# What can I do to avoid one-off flags and checks throughout my code?

Consider a card game, such as Hearthstone.

There are hundreds of cards that do a wide variety of things, some of which are unique even to a single card! For instance, there is a card (called Nozdormu) that reduces player turns to only 15 seconds!

When you have such a wide variety of potential effects, how do you avoid magic numbers and one-off checks all over your code? How does one avoid a "Check_Nozdormu_In_Play" method in the PlayerTurnTime class? And how can one organize the code such that when you add even more effects, you don't need to refactor core systems to support stuff they've never had to support before?

• Is this really a performance problem? I mean, you can do crazy amount of stuff with modern CPUs in almost no time.. – Jari Komppa Aug 3 '15 at 16:36
• Who said anything about performance problems? The main problem I would see is constantly needing to adjust all your code every time you make a new card. – jhocking Aug 3 '15 at 16:37
• so add a scripting language and script each card. – Jari Komppa Aug 3 '15 at 16:38
• No time to make a proper answer, but instead of having the e.g. Nozdormu check and 15 second adjustment inside the "PlayerTurnTime" class code that handles player turns, you can code the "PlayerTurnTime" class to call a [class-, if you want] function supplied from outside at specific points. Then Nozdormu card code (and all other cards that need to affect the same plance) can implement a function for that adjustment and inject that function in the PlayerTurnTime class when needed. It might be useful to read about strategy pattern and dependency injection from the classic Design Patterns book – Peteris Aug 3 '15 at 20:45
• At some point I have to wonder if adding ad-hoc checks to the relevant bits of code is the simplest solution. – user253751 Aug 4 '15 at 0:29

Have you looked into entity component systems and event messaging strategies?

Status effects should be components of some sort which can apply their persistent effects in an OnCreate() method, expire their effects in OnRemoved() and subscribe to game event messages to apply effects which occur as a reaction to something happening.

If the effect is persistently conditional (lasts for X turns, but applies only under certain circumstances) you may need to check for those conditions at various phases.

Then, you just make sure that your game has no default magic numbers also. Make sure everything that can be changed is a data driven variable rather than hard coded defaults with variables used for any exceptions.

In this way, you never assume what the turn length will be. It's always a constantly checked variable that can be changed by any effect and possibly undone later by the effect when it expires. You never check for exceptions before defaulting to your magic number.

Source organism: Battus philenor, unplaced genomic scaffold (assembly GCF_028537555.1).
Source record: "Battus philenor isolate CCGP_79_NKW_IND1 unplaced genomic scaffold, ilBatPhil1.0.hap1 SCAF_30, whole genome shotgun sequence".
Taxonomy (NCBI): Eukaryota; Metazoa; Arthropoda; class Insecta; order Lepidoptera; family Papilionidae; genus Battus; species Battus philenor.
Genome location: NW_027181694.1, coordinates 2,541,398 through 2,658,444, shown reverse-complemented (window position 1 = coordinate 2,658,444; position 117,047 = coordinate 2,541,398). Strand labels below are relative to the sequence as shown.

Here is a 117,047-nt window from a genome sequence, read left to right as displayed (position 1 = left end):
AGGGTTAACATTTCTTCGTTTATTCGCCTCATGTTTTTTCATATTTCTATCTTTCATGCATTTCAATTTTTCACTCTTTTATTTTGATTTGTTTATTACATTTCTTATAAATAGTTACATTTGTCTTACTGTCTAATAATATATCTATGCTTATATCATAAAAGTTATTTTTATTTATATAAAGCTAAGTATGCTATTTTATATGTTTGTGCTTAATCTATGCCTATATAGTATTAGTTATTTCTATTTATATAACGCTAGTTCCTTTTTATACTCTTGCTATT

• "Make sure everything that can be changed is a data driven variable rather than hard coded defaults with variables used for any exceptions." - Ooh, I quite rather like that. That helps a lot, I think! – Raven Dreamer Aug 3 '15 at 17:30
• Could you elaborate on "apply their persistent effects"? Wouldnt subscribing to turnStarted and then changing Length value make the code undebugable and or even worse produce inconsistent results(when interacting between similar effects)? – wondra Aug 3 '15 at 17:52
• Only for subscribers that would assume any given time span. You have to model carefully. It may be good to have current turn time be different from player turn time. PTT would be checked to create a new turn. CTT could be checked by cards. If an effect should increase the current time, the timer UI should naturally follow suit if it is stateless. – RobStone Aug 3 '15 at 17:54
• To better answer the question. Nothing else stores the turn time or anything based off of that. Always check for it. – RobStone Aug 3 '15 at 18:02

RobStone is on the right track, but I wanted to elaborate since this is exactly what I did when I wrote Dungeon Ho!, a Roguelike that had a very complex effects system for weapons and spells.

Each card should have a set of effects attached to it, defined in such a way that it can indicate what the effect is, what it targets, how, and for how long. For example, a "damage the opponent" effect might look something like this;

Effect type: deal damage (enumeration, string, what-have-you)
Effect amount: 20
Source: my weapon
Target: opponent
Effect Cost: 20
Cost Type: Mana


Then, when the effect fires, have a generic routine handle the processing of the effect. Like an idiot, I used a huge case/switch statement:

switch (effect_type)
{
case DAMAGE:

break;
}


But a far better and more modular way to do it is via polymorphism. Create an Effect class that wraps all of this data, create a subclass for each type of effect, and then have that class override an onExecute() method specific to the class.